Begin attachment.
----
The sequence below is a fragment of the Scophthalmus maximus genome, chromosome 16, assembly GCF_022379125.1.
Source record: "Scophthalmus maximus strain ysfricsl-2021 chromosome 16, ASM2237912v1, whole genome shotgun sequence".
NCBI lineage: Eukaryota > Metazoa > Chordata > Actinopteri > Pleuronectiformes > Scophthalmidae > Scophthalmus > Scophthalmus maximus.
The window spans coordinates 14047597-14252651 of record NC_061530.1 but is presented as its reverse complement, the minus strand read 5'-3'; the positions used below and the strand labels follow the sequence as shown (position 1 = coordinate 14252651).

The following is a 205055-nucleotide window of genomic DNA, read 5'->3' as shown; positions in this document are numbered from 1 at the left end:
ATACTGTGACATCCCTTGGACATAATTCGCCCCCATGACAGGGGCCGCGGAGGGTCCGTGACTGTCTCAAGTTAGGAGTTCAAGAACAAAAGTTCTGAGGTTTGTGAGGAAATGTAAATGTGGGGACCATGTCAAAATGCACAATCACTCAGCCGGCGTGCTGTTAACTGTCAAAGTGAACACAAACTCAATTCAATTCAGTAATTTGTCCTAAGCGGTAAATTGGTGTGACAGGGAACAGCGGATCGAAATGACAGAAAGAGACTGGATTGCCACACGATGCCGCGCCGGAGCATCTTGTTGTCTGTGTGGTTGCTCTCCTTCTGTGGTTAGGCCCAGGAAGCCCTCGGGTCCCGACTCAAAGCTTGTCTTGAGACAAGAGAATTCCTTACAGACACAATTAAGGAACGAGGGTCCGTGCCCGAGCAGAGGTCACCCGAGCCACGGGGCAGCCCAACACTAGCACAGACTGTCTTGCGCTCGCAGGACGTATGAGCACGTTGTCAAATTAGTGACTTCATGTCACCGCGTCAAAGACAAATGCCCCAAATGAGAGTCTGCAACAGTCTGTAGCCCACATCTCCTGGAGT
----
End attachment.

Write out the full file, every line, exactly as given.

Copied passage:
The sequence below is a fragment of the Scophthalmus maximus genome, chromosome 16, assembly GCF_022379125.1.
Source record: "Scophthalmus maximus strain ysfricsl-2021 chromosome 16, ASM2237912v1, whole genome shotgun sequence".
NCBI lineage: Eukaryota > Metazoa > Chordata > Actinopteri > Pleuronectiformes > Scophthalmidae > Scophthalmus > Scophthalmus maximus.
The window spans coordinates 14047597-14252651 of record NC_061530.1 but is presented as its reverse complement, the minus strand read 5'-3'; the positions used below and the strand labels follow the sequence as shown (position 1 = coordinate 14252651).

The following is a 205055-nucleotide window of genomic DNA, read 5'->3' as shown; positions in this document are numbered from 1 at the left end:
ATACTGTGACATCCCTTGGACATAATTCGCCCCCATGACAGGGGCCGCGGAGGGTCCGTGACTGTCTCAAGTTAGGAGTTCAAGAACAAAAGTTCTGAGGTTTGTGAGGAAATGTAAATGTGGGGACCATGTCAAAATGCACAATCACTCAGCCGGCGTGCTGTTAACTGTCAAAGTGAACACAAACTCAATTCAATTCAGTAATTTGTCCTAAGCGGTAAATTGGTGTGACAGGGAACAGCGGATCGAAATGACAGAAAGAGACTGGATTGCCACACGATGCCGCGCCGGAGCATCTTGTTGTCTGTGTGGTTGCTCTCCTTCTGTGGTTAGGCCCAGGAAGCCCTCGGGTCCCGACTCAAAGCTTGTCTTGAGACAAGAGAATTCCTTACAGACACAATTAAGGAACGAGGGTCCGTGCCCGAGCAGAGGTCACCCGAGCCACGGGGCAGCCCAACACTAGCACAGACTGTCTTGCGCTCGCAGGACGTATGAGCACGTTGTCAAATTAGTGACTTCATGTCACCGCGTCAAAGACAAATGCCCCAAATGAGAGTCTGCAACAGTCTGTAGCCCACATCTCCTGGAGT